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U.S. Department of Health and Human Services

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May 7, 2010: Vaccines and Related Biological Products Advisory Committee Meeting Briefing Document

Vaccines and Related Biological Products Advisory Committee – May 7, 2010

Background information regarding the discovery of porcine circovirus 1 (PCV1) DNA sequences in GlaxoSmithKline’s (GSK) rotavirus vaccine (Rotarix®) and the development and use of advanced analytical methods in the characterization of cell substrates

Finding of PCV1 DNA Sequences in Rotarix

GSK Biologicals was informed by Dr. Eric Delwart, Department of Laboratory Medicine at the University of California in San Francisco, that DNA sequences originating from PCV1 had been detected in two batches of Rotarix®, an orally administered live, attenuated rotavirus vaccine indicated for the prevention of rotavirus gastroenteritis in infants. GSK notified FDA of the issue on 3/15/2010. The study, entitled “Metagenomic analysis of live attenuated human viral vaccines for adventitious viruses”, Victoria et al., is now available on-line at http://jvi.asm.org/cgi/reprint/JVI.02690-09v1 for reference. The study described the use of a powerful new method consisting of viral particle purification, massively parallel pyrosequencing, and viral sequence similarity searches, for detecting adventitious viruses in vaccines. The researchers focused their work on eight live attenuated viruses: oral polio virus vaccine, rubella virus vaccine, measles virus vaccine, yellow fever virus vaccine, varicella virus vaccine, 2 rotavirus vaccines, and Measles/Mumps/Rubella vaccine. Rotarix® was found to contain PCV1 DNA. These sequences were not identified in the RotaTeq® rotavirus vaccine manufactured by Merck, which is also licensed by FDA for the prevention of rotavirus gastroenteritis in infants.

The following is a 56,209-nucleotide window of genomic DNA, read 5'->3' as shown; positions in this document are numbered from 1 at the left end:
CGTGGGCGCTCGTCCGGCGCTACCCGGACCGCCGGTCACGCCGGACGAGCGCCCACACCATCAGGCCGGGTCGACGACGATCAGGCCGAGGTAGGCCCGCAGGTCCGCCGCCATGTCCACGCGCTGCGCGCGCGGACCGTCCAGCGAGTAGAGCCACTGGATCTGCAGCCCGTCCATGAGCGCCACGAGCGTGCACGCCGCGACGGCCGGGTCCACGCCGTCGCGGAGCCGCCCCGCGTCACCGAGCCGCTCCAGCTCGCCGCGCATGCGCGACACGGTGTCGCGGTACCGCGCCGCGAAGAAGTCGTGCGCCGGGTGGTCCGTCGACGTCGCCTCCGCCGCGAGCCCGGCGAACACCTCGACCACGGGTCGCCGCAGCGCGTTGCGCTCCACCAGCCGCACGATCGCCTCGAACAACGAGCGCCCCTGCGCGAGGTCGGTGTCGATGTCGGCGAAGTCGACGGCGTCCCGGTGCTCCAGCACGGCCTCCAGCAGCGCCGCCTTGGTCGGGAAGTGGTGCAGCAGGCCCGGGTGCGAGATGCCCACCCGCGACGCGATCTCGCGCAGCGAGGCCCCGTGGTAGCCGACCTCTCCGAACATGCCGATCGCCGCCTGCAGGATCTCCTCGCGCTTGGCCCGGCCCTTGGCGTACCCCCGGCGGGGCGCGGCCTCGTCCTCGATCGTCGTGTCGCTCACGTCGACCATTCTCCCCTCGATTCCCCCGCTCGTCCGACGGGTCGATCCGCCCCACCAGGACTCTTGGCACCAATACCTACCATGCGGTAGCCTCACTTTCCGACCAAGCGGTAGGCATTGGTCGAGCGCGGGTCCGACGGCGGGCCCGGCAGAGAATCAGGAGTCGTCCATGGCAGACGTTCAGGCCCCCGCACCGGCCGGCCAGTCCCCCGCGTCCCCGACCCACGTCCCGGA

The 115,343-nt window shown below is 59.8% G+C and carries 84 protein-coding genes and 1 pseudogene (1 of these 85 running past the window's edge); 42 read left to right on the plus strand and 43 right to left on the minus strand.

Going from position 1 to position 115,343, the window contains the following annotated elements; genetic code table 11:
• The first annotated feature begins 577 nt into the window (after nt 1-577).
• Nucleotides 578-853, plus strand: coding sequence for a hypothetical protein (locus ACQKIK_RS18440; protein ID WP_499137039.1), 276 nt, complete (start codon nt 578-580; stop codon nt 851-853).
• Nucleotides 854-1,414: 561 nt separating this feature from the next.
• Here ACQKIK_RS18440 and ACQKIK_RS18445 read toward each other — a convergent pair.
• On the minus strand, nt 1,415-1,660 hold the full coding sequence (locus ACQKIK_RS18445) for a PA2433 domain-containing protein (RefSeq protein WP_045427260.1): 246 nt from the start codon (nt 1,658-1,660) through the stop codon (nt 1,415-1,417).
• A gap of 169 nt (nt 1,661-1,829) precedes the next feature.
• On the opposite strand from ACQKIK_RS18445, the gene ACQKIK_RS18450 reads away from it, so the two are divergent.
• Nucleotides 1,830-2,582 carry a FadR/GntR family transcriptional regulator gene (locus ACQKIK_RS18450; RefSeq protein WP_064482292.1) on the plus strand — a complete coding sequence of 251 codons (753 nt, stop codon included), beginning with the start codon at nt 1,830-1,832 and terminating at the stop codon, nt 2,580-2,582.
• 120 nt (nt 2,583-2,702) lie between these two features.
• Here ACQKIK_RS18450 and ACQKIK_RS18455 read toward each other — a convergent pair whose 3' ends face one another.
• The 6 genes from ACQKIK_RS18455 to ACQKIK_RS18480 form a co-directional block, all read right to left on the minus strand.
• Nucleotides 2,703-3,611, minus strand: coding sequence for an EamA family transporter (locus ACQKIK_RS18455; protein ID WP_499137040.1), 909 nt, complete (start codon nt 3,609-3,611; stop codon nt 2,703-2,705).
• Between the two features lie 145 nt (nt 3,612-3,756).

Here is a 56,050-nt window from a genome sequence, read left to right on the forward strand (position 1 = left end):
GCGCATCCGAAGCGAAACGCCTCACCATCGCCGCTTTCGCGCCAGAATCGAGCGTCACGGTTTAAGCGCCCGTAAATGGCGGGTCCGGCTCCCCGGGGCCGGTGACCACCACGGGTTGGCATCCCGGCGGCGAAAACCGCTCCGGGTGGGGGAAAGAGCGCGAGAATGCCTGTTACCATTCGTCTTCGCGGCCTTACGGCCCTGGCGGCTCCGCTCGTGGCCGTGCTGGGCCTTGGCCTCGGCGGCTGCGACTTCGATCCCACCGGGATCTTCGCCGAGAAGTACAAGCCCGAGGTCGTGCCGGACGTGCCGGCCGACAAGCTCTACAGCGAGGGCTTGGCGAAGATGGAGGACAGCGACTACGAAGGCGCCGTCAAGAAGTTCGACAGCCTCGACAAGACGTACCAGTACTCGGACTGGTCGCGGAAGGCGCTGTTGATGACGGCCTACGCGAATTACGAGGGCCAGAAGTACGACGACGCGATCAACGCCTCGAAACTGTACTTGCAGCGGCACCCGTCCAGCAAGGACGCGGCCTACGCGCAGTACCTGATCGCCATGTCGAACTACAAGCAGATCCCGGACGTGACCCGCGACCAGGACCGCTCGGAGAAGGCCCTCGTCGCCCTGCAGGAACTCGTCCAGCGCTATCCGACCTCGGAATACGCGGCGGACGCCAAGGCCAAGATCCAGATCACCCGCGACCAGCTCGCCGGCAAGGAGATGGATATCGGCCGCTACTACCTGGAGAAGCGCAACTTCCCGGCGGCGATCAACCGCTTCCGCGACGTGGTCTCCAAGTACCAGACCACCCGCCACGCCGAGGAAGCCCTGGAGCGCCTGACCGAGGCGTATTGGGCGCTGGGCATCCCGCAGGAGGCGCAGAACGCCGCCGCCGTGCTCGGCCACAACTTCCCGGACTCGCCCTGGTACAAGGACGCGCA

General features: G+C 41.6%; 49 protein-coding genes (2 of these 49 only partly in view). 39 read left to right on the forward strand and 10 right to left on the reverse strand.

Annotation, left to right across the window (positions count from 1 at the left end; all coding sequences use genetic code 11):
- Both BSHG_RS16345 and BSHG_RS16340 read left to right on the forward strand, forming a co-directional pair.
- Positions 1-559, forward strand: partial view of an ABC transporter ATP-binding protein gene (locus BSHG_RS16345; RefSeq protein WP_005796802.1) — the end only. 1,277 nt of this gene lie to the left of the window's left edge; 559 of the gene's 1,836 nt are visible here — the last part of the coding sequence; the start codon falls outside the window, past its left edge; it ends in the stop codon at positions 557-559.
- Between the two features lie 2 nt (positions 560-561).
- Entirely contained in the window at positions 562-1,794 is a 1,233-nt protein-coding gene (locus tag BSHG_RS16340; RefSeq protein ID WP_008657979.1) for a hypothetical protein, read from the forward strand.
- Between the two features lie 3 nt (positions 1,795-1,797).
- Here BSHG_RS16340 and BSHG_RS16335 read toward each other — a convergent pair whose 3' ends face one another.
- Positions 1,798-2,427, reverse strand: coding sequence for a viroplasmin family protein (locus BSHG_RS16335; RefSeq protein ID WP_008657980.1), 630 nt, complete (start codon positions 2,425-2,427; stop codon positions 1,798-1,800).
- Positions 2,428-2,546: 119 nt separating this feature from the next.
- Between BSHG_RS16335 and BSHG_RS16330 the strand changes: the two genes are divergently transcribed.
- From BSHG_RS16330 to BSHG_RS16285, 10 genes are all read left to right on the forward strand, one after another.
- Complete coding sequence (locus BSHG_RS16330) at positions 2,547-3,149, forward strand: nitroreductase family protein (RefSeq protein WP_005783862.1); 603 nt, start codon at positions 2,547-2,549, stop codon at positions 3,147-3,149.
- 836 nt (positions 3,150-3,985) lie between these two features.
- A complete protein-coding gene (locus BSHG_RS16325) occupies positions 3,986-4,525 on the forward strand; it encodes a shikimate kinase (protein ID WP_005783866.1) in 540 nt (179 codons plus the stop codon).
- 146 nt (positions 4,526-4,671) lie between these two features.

Upon notification of the findings by Dr. Delwart, GSK initiated studies and confirmed that DNA from PCV1 is present in the Rotarix® vaccine, as well as in the cell bank and seed from which the vaccine is derived. Once notified by GSK, FDA began its own laboratory studies and also confirmed the presence of DNA from PCV1 in Rotarix® vaccine. These findings indicated that the DNA from PCV1 has likely been present since the early stages of the vaccine’s development, including during clinical studies.

PCV1 is a small, circular virus composed of a single strand of DNA. PCV1 is found commonly among pigs, but is not known to cause disease in pigs nor other animals, including humans. There is no evidence at this time that DNA from PCV1 in Rotarix® poses a safety risk. Pre- and post-market studies have shown that Rotarix® is highly effective at preventing serious gastrointestinal disease caused by rotavirus. In addition, no serious or unexpected safety concerns have been identified in postmarket surveillance of Rotarix®. Nevertheless, GSK and FDA continue to investigate the findings of PCV1 in Rotarix®, by reviewing all available data, expanding testing to determine the source of the PCV1 DNA and developing additional tests to determine whether the PCV1 DNA signal represents the presence of infectious virus. While additional information is being gathered, as a precautionary measure, the agency recommended on March 22, 2010, that clinicians and public health professionals in the United States temporarily suspend the use of Rotarix®.